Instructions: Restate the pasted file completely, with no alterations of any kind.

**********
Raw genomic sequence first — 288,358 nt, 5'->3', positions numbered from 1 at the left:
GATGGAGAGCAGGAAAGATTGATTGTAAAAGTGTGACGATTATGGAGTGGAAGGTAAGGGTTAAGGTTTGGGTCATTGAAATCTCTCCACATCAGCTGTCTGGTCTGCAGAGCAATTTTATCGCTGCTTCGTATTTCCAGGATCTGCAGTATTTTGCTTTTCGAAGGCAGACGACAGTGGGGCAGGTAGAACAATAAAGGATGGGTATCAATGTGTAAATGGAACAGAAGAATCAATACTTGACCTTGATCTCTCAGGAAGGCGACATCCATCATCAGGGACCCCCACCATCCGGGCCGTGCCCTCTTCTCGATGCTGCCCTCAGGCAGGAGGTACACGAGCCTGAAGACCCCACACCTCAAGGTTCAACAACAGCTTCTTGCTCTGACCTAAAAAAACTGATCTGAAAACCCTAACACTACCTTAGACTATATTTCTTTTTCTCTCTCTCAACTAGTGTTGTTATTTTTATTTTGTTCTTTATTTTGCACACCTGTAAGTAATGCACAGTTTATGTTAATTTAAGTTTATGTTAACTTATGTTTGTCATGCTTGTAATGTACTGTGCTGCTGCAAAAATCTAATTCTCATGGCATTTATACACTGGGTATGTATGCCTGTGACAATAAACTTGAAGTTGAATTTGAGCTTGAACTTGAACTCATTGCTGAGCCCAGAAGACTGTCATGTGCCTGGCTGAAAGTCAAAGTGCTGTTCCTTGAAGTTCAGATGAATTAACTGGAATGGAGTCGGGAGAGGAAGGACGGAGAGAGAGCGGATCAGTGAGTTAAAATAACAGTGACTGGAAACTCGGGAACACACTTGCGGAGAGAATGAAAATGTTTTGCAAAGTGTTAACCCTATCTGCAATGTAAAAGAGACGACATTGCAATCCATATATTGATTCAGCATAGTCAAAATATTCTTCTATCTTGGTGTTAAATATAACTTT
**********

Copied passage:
Raw genomic sequence first — 288,358 nt, 5'->3', positions numbered from 1 at the left:
GATGGAGAGCAGGAAAGATTGATTGTAAAAGTGTGACGATTATGGAGTGGAAGGTAAGGGTTAAGGTTTGGGTCATTGAAATCTCTCCACATCAGCTGTCTGGTCTGCAGAGCAATTTTATCGCTGCTTCGTATTTCCAGGATCTGCAGTATTTTGCTTTTCGAAGGCAGACGACAGTGGGGCAGGTAGAACAATAAAGGATGGGTATCAATGTGTAAATGGAACAGAAGAATCAATACTTGACCTTGATCTCTCAGGAAGGCGACATCCATCATCAGGGACCCCCACCATCCGGGCCGTGCCCTCTTCTCGATGCTGCCCTCAGGCAGGAGGTACACGAGCCTGAAGACCCCACACCTCAAGGTTCAACAACAGCTTCTTGCTCTGACCTAAAAAAACTGATCTGAAAACCCTAACACTACCTTAGACTATATTTCTTTTTCTCTCTCTCAACTAGTGTTGTTATTTTTATTTTGTTCTTTATTTTGCACACCTGTAAGTAATGCACAGTTTATGTTAATTTAAGTTTATGTTAACTTATGTTTGTCATGCTTGTAATGTACTGTGCTGCTGCAAAAATCTAATTCTCATGGCATTTATACACTGGGTATGTATGCCTGTGACAATAAACTTGAAGTTGAATTTGAGCTTGAACTTGAACTCATTGCTGAGCCCAGAAGACTGTCATGTGCCTGGCTGAAAGTCAAAGTGCTGTTCCTTGAAGTTCAGATGAATTAACTGGAATGGAGTCGGGAGAGGAAGGACGGAGAGAGAGCGGATCAGTGAGTTAAAATAACAGTGACTGGAAACTCGGGAACACACTTGCGGAGAGAATGAAAATGTTTTGCAAAGTGTTAACCCTATCTGCAATGTAAAAGAGACGACATTGCAATCCATATATTGATTCAGCATAGTCAAAATATTCTTCTATCTTGGTGTTAAATATAACTTT